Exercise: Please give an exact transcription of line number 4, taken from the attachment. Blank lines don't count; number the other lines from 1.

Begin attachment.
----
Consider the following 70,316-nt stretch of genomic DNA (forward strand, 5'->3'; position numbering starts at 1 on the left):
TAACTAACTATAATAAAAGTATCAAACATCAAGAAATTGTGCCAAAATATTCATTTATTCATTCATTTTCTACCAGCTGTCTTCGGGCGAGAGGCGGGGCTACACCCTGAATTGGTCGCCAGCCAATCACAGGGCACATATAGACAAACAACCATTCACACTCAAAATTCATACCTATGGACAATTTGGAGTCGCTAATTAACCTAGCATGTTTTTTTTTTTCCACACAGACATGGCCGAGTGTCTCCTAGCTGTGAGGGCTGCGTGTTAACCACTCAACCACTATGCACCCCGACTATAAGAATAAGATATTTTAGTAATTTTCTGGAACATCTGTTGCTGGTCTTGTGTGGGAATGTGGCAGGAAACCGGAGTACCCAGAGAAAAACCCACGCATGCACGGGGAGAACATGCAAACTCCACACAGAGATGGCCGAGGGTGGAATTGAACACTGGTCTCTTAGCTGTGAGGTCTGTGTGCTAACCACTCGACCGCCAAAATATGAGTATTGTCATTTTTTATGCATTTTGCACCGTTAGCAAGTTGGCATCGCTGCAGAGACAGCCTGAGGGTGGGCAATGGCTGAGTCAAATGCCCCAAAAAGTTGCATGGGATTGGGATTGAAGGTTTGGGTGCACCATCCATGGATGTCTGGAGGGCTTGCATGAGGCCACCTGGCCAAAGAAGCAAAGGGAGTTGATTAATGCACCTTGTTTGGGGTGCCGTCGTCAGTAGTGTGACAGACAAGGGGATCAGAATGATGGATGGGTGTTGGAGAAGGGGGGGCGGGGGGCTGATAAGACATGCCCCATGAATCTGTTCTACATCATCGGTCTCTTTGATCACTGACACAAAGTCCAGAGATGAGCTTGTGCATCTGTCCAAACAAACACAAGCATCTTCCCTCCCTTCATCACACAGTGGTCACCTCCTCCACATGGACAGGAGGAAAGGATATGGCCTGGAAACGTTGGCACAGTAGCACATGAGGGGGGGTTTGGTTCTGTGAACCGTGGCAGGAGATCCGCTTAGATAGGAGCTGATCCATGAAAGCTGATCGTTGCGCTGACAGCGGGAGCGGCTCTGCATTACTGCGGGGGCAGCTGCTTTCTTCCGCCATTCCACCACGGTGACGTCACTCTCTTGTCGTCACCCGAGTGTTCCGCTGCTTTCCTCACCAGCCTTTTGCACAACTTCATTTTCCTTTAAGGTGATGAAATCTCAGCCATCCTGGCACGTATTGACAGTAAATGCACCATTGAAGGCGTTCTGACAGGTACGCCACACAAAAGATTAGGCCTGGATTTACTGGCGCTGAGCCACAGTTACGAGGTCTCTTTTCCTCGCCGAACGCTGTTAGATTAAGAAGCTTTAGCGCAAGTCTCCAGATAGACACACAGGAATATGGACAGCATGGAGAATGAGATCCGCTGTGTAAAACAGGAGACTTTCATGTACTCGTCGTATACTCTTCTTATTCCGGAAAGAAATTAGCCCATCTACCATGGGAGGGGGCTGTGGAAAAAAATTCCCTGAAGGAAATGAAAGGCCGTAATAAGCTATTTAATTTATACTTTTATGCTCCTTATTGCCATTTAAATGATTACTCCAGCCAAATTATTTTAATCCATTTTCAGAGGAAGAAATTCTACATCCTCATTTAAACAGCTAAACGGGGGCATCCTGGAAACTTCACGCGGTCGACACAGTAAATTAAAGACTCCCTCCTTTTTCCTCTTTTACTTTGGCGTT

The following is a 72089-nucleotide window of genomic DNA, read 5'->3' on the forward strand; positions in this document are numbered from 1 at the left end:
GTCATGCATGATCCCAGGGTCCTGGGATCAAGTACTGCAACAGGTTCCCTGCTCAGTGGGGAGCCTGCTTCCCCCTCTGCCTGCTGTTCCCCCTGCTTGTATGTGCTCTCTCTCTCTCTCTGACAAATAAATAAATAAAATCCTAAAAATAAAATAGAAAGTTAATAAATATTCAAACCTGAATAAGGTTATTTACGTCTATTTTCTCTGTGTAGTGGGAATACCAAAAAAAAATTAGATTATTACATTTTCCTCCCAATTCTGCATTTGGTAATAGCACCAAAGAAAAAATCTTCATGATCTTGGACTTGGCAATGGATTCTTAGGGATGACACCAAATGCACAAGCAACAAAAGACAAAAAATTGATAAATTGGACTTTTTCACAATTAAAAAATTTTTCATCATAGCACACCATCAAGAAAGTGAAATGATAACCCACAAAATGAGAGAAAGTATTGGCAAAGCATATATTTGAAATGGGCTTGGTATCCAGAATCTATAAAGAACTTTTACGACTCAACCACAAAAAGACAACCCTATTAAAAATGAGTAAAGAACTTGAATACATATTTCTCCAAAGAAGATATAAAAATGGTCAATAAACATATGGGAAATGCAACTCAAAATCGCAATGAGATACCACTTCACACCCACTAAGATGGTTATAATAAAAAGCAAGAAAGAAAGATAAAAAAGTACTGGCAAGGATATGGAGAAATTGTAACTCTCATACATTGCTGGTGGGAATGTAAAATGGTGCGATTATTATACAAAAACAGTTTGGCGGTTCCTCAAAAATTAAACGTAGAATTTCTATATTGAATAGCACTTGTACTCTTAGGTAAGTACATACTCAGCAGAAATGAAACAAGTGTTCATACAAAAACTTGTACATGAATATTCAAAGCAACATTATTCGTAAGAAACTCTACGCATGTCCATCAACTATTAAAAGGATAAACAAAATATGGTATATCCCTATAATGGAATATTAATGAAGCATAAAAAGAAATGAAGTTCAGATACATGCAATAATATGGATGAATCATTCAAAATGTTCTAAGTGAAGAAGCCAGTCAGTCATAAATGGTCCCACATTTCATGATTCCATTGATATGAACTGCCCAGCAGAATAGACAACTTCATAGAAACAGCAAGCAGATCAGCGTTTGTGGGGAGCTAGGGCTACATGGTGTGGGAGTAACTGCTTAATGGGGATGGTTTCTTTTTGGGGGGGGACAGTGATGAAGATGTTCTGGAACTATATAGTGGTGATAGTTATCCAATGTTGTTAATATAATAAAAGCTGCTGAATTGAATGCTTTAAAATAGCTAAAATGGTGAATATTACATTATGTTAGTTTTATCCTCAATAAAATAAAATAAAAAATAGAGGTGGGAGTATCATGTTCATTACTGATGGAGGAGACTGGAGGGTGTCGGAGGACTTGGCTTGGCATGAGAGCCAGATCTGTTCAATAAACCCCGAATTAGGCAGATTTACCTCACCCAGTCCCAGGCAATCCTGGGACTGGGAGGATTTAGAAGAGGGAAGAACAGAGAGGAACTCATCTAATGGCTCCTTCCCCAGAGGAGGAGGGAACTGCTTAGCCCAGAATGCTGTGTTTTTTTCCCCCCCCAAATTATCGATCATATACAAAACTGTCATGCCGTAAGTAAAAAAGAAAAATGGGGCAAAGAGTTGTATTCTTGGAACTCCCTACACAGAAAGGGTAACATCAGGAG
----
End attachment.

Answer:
GTCATGCATGATCCCAGGGTCCTGGGATCAAGTACTGCAACAGGTTCCCTGCTCAGTGGGGAGCCTGCTTCCCCCTCTGCCTGCTGTTCCCCCTGCTTGTATGTGCTCTCTCTCTCTCTCTGACAAATAAATAAATAAAATCCTAAAAATAAAATAGAAAGTTAATAAATATTCAAACCTGAATAAGGTTATTTACGTCTATTTTCTCTGTGTAGTGGGAATACCAAAAAAAAATTAGATTATTACATTTTCCTCCCAATTCTGCATTTGGTAATAGCACCAAAGAAAAAATCTTCATGATCTTGGACTTGGCAATGGATTCTTAGGGATGACACCAAATGCACAAGCAACAAAAGACAAAAAATTGATAAATTGGACTTTTTCACAATTAAAAAATTTTTCATCATAGCACACCATCAAGAAAGTGAAATGATAACCCACAAAATGAGAGAAAGTATTGGCAAAGCATATATTTGAAATGGGCTTGGTATCCAGAATCTATAAAGAACTTTTACGACTCAACCACAAAAAGACAACCCTATTAAAAATGAGTAAAGAACTTGAATACATATTTCTCCAAAGAAGATATAAAAATGGTCAATAAACATATGGGAAATGCAACTCAAAATCGCAATGAGATACCACTTCACACCCACTAAGATGGTTATAATAAAAAGCAAGAAAGAAAGATAAAAAAGTACTGGCAAGGATATGGAGAAATTGTAACTCTCATACATTGCTGGTGGGAATGTAAAATGGTGCGATTATTATACAAAAACAGTTTGGCGGTTCCTCAAAAATTAAACGTAGAATTTCTATATTGAATAGCACTTGTACTCTTAGGTAAGTACATACTCAGCAGAAATGAAACAAGTGTTCATACAAAAACTTGTACATGAATATTCAAAGCAACATTATTCGTAAGAAACTCTACGCATGTCCATCAACTATTAAAAGGATAAACAAAATATGGTATATCCCTATAATGGAATATTAATGAAGCATAAAAAGAAATGAAGTTCAGATACATGCAATAATATGGATGAATCATTCAAAATGTTCTAAGTGAAGAAGCCAGTCAGTCATAAATGGTCCCACATTTCATGATTCCATTGATATGAACTGCCCAGCAGAATAGACAACTTCATAGAAACAGCAAGCAGATCAGCGTTTGTGGGGAGCTAGGGCTACATGGTGTGGGAGTAACTGCTTAATGGGGATGGTTTCTTTTTGGGGGGGGACAGTGATGAAGATGTTCTGGAACTATATAGTGGTGATAGTTATCCAATGTTGTTAATATAATAAAAGCTGCTGAATTGAATGCTTTAAAATAGCTAAAATGGTGAATATTACATTATGTTAGTTTTATCCTCAATAAAATAAAATAAAAAATAGAGGTGGGAGTATCATGTTCATTACTGATGGAGGAGACTGGAGGGTGTCGGAGGACTTGGCTTGGCATGAGAGCCAGATCTGTTCAATAAACCCCGAATTAGGCAGATTTACCTCACCCAGTCCCAGGCAATCCTGGGACTGGGAGGATTTAGAAGAGGGAAGAACAGAGAGGAACTCATCTAATGGCTCCTTCCCCAGAGGAGGAGGGAACTGCTTAGCCCAGAATGCTGTGTTTTTTTCCCCCCCCAAATTATCGATCATATACAAAACTGTCATGCCGTAAGTAAAAAAGAAAAATGGGGCAAAGAGTTGTATTCTTGGAACTCCCTACACAGAAAGGGTAACATCAGGAG